Within the Yunani bio-medical treatises that informed much of Iranian and northern Hindustani medical and culinary culture, there was also a basic taxonomy, founded in humoral theory, that distinguished between medicinal substances and foods that were hot (garm) or cold (sard), as well as the spectrum from dry to moist.[47] Spices and scents had a hot or cold valence, with camphor and sandalwood as cooling.[48] Yet foods could also be variable and fluid in their assignments. Divya Narayanan notes that the pineapple, a New World fruit, was variously considered hot and moist in certain Indo-Persian texts, but also deemed “cold and moist” in others.[49] Certain substances, such as rosewater, were used to cool the body as both a medicinal cure and a pleasantly scented beverage. Particularly for those with sanguine (dam) temperaments, cool drinks and dairy were an important part of the diet.[50] 

Foods were accompanied by diverse alternative methods for ameliorating or imagining one’s way out of the heat through scent, color, and texture. While foods and flavors are ingested, surface contact with cooling materials can also refresh the body through the heat transfers that occur from the skin to other materials. For instance, applying henna paste to the palms and feet brings coolness. Diaphanous cotton clothing made of muslin, or malmal, popular at the Mughal court, provided not just a lightweight means of covering the body, but its cotton material also absorbed humidity and moisture. When a breeze caught the dampened cloth as it sat on the skin, the whole body was cooled. Perhaps for these reasons, muslin cloths were likened in poetry to cooling fountains and were given watery names, such as shabnam (evening dew) and ab-i rawan (running water); another textile was known as tansukh, which references the pleasure (sukh) it brought to the body (tan).[51]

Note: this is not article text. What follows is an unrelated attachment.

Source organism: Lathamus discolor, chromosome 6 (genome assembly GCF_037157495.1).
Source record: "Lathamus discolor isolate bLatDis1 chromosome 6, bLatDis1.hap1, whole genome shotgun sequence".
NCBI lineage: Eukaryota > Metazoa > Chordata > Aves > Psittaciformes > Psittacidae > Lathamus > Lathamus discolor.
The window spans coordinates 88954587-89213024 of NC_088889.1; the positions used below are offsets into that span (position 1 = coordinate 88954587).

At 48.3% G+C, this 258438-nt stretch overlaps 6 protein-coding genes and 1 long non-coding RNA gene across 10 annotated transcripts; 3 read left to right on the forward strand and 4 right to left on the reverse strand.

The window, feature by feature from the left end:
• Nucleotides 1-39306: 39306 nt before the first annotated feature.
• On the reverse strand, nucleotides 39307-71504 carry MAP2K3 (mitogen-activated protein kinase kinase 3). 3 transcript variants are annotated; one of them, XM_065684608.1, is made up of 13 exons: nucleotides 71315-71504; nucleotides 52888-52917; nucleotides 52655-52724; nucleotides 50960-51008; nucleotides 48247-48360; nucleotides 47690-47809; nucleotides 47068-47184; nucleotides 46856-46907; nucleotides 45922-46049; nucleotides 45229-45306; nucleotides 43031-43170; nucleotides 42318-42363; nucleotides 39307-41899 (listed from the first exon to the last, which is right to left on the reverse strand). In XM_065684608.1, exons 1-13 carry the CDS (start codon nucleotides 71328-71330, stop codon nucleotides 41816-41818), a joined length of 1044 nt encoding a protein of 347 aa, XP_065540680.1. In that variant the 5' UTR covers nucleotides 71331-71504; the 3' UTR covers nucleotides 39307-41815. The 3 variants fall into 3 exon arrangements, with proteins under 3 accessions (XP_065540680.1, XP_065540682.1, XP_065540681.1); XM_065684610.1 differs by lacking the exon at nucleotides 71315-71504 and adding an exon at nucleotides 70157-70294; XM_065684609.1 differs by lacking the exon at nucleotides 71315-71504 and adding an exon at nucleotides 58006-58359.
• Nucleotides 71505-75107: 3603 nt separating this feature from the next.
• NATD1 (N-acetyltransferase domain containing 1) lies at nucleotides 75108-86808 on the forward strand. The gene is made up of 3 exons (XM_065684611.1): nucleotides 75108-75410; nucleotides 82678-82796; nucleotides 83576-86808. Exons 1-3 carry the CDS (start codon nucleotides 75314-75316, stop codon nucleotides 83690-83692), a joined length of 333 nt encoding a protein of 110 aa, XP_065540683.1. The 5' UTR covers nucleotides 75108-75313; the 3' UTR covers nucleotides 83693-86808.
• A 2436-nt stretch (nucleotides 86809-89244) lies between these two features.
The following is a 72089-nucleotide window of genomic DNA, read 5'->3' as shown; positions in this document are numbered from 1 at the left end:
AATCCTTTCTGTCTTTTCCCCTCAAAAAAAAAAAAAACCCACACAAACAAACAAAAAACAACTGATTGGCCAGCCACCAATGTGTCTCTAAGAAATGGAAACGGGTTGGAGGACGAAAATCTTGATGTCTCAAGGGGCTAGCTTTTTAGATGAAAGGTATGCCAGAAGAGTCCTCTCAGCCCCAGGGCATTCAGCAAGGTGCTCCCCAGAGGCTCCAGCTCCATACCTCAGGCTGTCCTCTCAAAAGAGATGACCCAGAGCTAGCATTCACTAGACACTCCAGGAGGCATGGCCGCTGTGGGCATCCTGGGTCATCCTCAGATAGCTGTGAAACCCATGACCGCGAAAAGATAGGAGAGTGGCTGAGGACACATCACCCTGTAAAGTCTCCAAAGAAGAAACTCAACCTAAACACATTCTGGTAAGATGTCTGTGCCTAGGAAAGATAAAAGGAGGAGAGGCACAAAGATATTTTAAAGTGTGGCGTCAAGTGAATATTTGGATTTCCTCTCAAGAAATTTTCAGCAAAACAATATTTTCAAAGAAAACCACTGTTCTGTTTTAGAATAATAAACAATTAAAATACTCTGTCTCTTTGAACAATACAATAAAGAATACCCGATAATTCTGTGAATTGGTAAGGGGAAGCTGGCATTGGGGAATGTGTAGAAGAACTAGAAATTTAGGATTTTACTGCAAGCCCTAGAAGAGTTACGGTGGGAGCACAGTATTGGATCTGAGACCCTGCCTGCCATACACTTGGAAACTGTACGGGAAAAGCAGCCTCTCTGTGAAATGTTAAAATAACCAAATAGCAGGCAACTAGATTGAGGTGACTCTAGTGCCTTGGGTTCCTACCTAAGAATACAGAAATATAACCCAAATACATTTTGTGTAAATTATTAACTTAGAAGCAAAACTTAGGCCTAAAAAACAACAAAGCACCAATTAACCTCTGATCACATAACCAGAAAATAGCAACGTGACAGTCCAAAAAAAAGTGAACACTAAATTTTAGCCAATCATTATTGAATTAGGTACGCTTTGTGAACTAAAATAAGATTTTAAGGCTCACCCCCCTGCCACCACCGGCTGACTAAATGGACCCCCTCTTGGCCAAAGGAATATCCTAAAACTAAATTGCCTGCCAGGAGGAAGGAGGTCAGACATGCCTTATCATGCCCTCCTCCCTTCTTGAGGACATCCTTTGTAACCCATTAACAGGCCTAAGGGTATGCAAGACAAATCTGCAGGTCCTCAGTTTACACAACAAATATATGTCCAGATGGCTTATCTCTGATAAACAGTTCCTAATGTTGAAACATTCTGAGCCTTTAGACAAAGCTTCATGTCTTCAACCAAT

Fig. 7. Silver Thread Bed-Roll, Mughal Empire, 18th Century. Silver interwoven with copper in a cross-hatch design, 71 1/16 x 39 9/16 in. (180.5 cm. x 100.5 cm). Private Collection. Photo: © Christie’s Images/Bridgeman Images.

For nighttime, various woven materials served to cool during sleep. Flat woven bedrolls were made from shining silver threads (Fig. 7). As one of the most conductive metals, silver draws heat from warmer bodies or objects. Covered with a cotton sheet, a silver surface could calm the skin at night. In the eastern region of Bengal, a less precious form of woven mat known as a sital-pati (which literally means “cold” or “cool” [sital/shital] mat [pati] in Bengali and Hindi) was recorded in the eighteenth century, and was still in use in the nineteenth century and into the present day in West Bengal, India, and Bangladesh. Woven from the fibers of the split stems of the murta cane plant (Schumannianthus dichotomus), the mats are thin and the front surface is glossy in texture.[52] The surface is said to be so smooth that even a snake cannot slide across it.